It’s night shift & you’ve received handover of an entire department. You plug on and start chipping away at the waiting-list that doesn’t seem ever get any shorter….
At 3am your nursing staff alert you to an 11 year old female who just isn’t getting any better. She was admitted under Paediatrics on the evening shift with 24 hours of vomiting (no diarrhoea) & had failed her trial of fluid. Whilst she is waiting for a paediatric ward bed she has continued to vomit a further 8-10 times and is complaining of severe epigastric pain. She had used up all her available antiemetics and analgesics on her medication chart…
She looks miserable, crying in pain and clutching at her abdomen. She is slightly tachycardic (otherwise normal observations). Her abdomen is non-distended but exquisitely tender with percussion tenderness and rebound. She has reduced bowels sounds. There is a scar in her RIF indicating a previous open appendicectomy ( ~18 months earlier).
You review her bloods (WCC 16, otherwise unremarkable) and her urinalysis is normal.
Despite further boluses of morphine, she continues to vomit and complain of severe pain….so, you order an abdominal xray.
What’s going on here ?
What are you going to do now ??
Upon reviewing my film, my immediate concerns was of a closed-loop obstruction. On further questioning, the young patient had not opened her bowels for 2 days, and had not passed flatus for at least 24 hours. Our surgical registrar agreed to review the patient….
Paediatric Bowel Obstruction.
The symptoms are generally non-specific with irritability, persistent vomiting, abdominal pain and distention. There are many different causes and pathological processes behind paediatric bowel obstruction. They include the following….
- atresia (duodenum, jejunum, oesophagus)
- pyloric stenosis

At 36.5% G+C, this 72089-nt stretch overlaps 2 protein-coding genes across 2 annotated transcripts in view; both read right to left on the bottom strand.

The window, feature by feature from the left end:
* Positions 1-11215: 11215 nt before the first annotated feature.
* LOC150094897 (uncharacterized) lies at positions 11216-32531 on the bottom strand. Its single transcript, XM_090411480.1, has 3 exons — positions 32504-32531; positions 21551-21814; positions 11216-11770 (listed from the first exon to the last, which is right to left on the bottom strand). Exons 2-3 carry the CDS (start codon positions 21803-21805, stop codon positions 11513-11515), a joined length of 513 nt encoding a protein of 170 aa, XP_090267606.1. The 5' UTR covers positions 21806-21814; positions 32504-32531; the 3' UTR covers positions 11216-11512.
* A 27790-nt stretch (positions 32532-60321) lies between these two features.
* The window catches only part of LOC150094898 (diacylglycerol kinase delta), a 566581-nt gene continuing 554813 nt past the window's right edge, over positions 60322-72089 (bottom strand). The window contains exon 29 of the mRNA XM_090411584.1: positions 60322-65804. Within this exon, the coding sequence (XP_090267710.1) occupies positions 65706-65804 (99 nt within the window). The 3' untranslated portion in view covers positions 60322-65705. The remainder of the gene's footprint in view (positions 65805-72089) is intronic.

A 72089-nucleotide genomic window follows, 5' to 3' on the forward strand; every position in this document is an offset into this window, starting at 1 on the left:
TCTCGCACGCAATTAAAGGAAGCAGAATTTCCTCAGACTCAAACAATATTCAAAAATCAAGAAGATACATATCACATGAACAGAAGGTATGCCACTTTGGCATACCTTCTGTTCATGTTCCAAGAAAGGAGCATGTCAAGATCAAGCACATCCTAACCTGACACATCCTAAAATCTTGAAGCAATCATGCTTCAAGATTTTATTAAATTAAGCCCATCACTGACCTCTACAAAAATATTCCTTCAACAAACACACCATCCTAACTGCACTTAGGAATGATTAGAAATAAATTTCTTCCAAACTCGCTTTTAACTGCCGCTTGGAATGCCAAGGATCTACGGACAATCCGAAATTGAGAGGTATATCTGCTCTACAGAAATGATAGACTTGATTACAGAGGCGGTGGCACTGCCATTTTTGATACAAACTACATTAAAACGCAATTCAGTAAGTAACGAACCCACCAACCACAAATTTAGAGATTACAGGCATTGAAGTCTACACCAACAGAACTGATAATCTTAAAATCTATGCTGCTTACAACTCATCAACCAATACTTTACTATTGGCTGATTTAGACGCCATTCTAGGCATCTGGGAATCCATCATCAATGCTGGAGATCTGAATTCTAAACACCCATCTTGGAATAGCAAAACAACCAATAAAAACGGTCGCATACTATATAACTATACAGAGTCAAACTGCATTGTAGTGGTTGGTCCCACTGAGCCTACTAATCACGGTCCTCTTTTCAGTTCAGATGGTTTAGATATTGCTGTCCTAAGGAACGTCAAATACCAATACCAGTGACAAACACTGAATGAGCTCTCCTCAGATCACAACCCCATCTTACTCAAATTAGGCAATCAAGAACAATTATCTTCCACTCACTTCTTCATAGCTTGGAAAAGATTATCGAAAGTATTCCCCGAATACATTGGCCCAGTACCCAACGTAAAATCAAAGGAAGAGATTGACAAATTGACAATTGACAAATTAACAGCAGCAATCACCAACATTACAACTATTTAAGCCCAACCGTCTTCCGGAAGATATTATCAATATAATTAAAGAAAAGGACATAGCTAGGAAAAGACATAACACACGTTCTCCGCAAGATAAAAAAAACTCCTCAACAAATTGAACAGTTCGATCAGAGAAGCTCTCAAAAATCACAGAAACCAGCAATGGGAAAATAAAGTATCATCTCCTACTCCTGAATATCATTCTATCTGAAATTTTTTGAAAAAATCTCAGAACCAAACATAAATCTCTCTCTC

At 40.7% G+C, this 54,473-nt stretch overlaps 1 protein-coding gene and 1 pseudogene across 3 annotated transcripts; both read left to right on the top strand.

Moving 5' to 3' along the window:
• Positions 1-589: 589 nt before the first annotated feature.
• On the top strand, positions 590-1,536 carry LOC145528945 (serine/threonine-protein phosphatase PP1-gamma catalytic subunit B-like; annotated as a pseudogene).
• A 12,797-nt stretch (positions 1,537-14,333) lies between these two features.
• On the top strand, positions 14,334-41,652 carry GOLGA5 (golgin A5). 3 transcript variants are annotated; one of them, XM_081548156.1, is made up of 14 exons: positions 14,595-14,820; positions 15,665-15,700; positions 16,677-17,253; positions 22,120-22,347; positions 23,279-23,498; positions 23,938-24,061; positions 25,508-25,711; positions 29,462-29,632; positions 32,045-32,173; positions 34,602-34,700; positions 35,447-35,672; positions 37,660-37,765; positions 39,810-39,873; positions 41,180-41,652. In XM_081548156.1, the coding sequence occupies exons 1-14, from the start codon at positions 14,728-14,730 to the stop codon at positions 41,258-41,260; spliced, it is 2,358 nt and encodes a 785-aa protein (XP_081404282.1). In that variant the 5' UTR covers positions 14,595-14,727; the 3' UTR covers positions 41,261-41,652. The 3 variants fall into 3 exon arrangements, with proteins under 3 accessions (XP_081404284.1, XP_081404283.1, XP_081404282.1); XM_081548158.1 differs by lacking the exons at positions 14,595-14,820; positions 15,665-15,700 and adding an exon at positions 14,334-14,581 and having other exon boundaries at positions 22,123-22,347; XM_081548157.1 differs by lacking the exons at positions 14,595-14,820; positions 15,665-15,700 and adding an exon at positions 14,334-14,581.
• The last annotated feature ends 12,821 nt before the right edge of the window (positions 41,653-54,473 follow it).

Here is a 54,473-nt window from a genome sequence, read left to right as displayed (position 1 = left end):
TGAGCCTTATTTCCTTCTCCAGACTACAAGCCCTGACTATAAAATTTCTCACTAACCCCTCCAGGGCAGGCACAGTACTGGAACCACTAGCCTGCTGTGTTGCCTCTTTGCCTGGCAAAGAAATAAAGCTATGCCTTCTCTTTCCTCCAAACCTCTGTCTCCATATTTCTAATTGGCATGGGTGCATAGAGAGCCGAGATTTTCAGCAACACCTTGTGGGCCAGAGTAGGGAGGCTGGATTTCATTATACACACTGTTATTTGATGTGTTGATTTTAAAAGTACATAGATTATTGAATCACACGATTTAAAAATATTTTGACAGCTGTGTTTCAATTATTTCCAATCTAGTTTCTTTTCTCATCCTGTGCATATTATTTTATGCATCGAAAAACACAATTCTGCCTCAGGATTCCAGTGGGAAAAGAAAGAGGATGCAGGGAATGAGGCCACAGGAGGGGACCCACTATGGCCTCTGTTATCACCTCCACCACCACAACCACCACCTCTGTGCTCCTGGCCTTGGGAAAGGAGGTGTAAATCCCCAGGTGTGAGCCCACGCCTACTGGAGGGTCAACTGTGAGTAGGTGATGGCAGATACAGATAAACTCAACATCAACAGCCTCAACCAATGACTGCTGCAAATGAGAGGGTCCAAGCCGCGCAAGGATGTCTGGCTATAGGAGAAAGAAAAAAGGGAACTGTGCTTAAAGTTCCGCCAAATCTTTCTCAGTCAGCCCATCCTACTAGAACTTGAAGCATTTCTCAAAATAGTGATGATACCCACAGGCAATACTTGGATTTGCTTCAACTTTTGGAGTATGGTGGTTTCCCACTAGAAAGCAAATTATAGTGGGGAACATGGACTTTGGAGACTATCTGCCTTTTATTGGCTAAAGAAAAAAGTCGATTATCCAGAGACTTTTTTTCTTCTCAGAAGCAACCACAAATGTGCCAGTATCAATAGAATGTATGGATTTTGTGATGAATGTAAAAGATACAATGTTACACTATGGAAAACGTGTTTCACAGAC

- meconium ileus
- aganglionic megacolon
- constriction bands
- intraabdominal hernias
- Ages 3 months – 6 years.
- Requires a lead point (only found in 2-8% of cases)
- Viral illness / gastroenteritis / rotavirus –> lymphoid tissue swelling.
- Peutz-Jaghers Syndrome
- Umbilical – very common. rarely incarcerate.
- Inguinal – very common. 10x more common in boys. more common in prematurity.
- Femoral – rare in children. females >> males.
Malrotation with midgut volvulus.
- 1 in 500 infants.
- Error of rotation around the SMA axis.
- Responsible for 3-8% of intestinal obstructions in infants/children.
- Incidence lower after laparoscopic procedures than after laparotomy.
- Rare congenital anomaly
- Pancreatic tissue fully encircles the 2nd part of duodenum (leaving a non-distensible ring and a functional stenosis).
The surgical registrar is agreeable with suspicion of bowel obstruction & the patient is consented for a diagnostic laparotomy. As the patient rolls off to theatre, I go home to bed….
My phone beeps midway through the day and I receive the following picture in an MMS.
Following surgical release, her bowel immediately reperfused & remained viable. She is discharged home 4 days later without complication…
In the ED, we are often faced with a never-ending ‘To-Do’ list and are asked to meet time-lines for decisions and dispositions that seem to be getting shorter & shorter…
For me, this case is a reminder that if your patient:
- isn’t following the expected path of the proposed diagnosis
- isn’t getting better with the therapy instituted to date.
Take a step back and start from scratch, reviewing the case from the very beginning…